Monday, April 21, 2014

Job Hunting Ain't for Sissies

Job Hunting Thought for the Day: When they tell you "Bring a resume and wear proper business attire" you know it's an entry level job. Any professional already knows this and doesn't need to be told.

I once had openings for instructors and interviewed candidates who looked great on paper. One morning, a woman (who was in her 50s if she was a day) showed up in a miniskirt with unwashed, unkempt hair, no stockings, bruises on her legs, and hollow eyes and yet she had a stellar resume! Perhaps if I had bothered to check her qualifications, I would have found that it was nothing but lies. But I was very glad I hadn't advised anyone to wear proper business attire, because it allowed me to weed her out immediately.

The key to interviewing is to minimize the amount of people who come before you. You don't want to waste your time with just anyone: You want to pick from a small group of people who are the best fit for the position you're advertising for.

Incidentally, that goes both ways.

I got a call from a woman this morning. It was canned and went something like this: "Hello [insert name here]. How are you today? That's good. Well, [insert name here] my boss saw your resume and wanted me to call you immediately. Are you still looking for work, [insert name here]? Wonderful. Our company is 50 years old and we are looking for both sales and management positions. Does that sound like something you'd be interested in, [insert name here]?"

I stopped her at that point. "Hey," I said in a kindly manner, "It's pretty obvious that you're giving me a canned speech. That means that you're calling a lot of people, and that means that you have a high turnover. So I'm assuming that your sales positions are commission only, right?"

Startled, she admitted it. "OK. Well that's something I'm not interested in, although I really appreciate the call," I said to her.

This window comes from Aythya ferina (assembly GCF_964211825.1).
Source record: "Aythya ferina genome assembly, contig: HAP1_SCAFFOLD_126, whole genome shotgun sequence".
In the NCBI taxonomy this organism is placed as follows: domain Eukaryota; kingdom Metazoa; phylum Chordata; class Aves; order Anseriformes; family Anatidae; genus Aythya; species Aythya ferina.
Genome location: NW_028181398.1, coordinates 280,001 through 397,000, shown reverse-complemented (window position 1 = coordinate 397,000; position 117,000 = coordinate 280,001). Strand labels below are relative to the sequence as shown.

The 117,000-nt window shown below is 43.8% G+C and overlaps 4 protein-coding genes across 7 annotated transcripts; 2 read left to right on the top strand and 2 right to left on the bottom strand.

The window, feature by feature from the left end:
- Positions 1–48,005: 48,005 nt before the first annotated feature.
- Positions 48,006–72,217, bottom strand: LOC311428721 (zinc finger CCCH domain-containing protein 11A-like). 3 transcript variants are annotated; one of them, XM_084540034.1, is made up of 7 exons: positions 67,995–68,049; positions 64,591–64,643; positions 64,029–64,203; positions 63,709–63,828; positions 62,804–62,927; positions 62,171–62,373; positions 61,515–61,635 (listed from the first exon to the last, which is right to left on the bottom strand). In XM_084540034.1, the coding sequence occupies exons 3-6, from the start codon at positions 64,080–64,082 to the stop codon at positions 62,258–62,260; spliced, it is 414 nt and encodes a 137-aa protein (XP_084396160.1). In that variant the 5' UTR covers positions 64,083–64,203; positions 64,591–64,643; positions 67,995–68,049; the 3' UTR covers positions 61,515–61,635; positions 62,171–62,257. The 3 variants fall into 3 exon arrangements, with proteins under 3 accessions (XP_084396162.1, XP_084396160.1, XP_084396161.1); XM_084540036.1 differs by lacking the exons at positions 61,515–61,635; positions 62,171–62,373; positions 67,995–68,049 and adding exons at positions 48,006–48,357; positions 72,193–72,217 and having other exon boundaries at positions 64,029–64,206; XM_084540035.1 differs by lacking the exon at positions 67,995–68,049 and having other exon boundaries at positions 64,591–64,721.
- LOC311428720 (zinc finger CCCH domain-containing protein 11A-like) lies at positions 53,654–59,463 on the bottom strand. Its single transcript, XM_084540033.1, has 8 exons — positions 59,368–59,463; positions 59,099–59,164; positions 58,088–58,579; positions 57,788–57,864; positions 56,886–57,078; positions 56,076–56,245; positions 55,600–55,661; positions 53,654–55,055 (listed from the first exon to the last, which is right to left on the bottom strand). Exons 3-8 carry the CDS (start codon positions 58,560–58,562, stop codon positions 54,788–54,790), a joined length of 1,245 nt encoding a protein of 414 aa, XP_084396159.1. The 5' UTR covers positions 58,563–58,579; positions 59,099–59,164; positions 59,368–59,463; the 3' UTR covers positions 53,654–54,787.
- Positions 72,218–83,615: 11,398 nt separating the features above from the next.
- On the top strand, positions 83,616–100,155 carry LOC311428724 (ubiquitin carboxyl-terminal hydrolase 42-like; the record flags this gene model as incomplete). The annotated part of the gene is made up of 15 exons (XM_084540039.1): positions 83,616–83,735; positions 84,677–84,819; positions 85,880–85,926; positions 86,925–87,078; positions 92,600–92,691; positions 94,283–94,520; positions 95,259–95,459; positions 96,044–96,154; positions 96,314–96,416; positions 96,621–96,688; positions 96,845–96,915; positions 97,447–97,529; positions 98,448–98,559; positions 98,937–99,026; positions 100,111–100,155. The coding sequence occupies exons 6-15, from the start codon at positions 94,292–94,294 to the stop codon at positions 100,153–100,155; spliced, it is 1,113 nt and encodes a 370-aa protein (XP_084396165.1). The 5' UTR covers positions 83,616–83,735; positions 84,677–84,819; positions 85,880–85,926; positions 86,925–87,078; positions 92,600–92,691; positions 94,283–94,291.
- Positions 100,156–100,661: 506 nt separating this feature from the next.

Look: A company pays commission-only when they're selling a product they don't believe in and/or they're exploiting their workers. There are gullible and well-meaning people who fall for this, obviously, or Amway would never have been successful. But I am not one of them. I will only work for a company that truly believes in what they're selling and I believe that, with my background and qualifications, I am entitled to be paid a fair wage.

Sometimes there's a variant: The company pays its sales force commission-only but promises an eventual spot in management if they're "willing to make the sacrifice up front." That means that many people make that sacrifice and it never pays off. After all, not every salesperson can be a manager. This method is employed locally by a "marketing" franchise that works for Home Depot and has their people hoofing it throughout the store all day, trying to upsell customers into allowing Home Depot designers into their homes.

Which brings me to another point: There is apparently a trend that's surfaced where companies are renaming themselves as a "marketing" company, when all they are is a churn-and-burn that gobbles up fresh-faced rookies, works them hard, and spits them out. I suspect sometimes the owners/managers themselves are often kindly people who don't fully understand what they're doing, but the likelihood is that they simply turn a blind eye.

Then there are the companies that give you a phenomenal title, bring you in as the new star player, and then you suddenly find yourself working phone sales in a noisy room under the glare of cheap industrial lighting.

I had this happen to me once, and then I discovered that it was a business run by Scientologists. Scientologists are famous for exploiting workers because bad management skills were taught and codified by the head of their religion, therefore it's actually a part of their faith. You will always be happier working for anyone else, because even Satanists will most likely be using proper management techniques rather than the infamous and ineffective Wise Management that is touted by the Scientologists.

Hey: In the workplace, I don't care if you're a Scientologist. I don't care if you're Mormon, Catholic, Jewish, or if your deity is The Flying Spaghetti Monster. But if you bombard me with your faith and I don't agree with it, nothing good can come from it. That's why the EEOC was invented. Secular employers need to remember that. If you want your brand of religion in the workplace, fine: Hire only those people that agree with you.

My specialties are marketing, public relations, and business-to-business sales. But I live in Florida, specifically the Tampa Bay area, where the majority of jobs are low-paid service jobs unless you're an illegal immigrant who's getting paid under the table: Then your job is an even lower paid service job. But if you have a degree or do white collar work, competition is fierce and many people are willing to settle, even if it's just temporarily. That's never a good idea.

Ultimately, job hunting is very much like dating. If you find the company is not a good fit, walk away or you'll regret it later.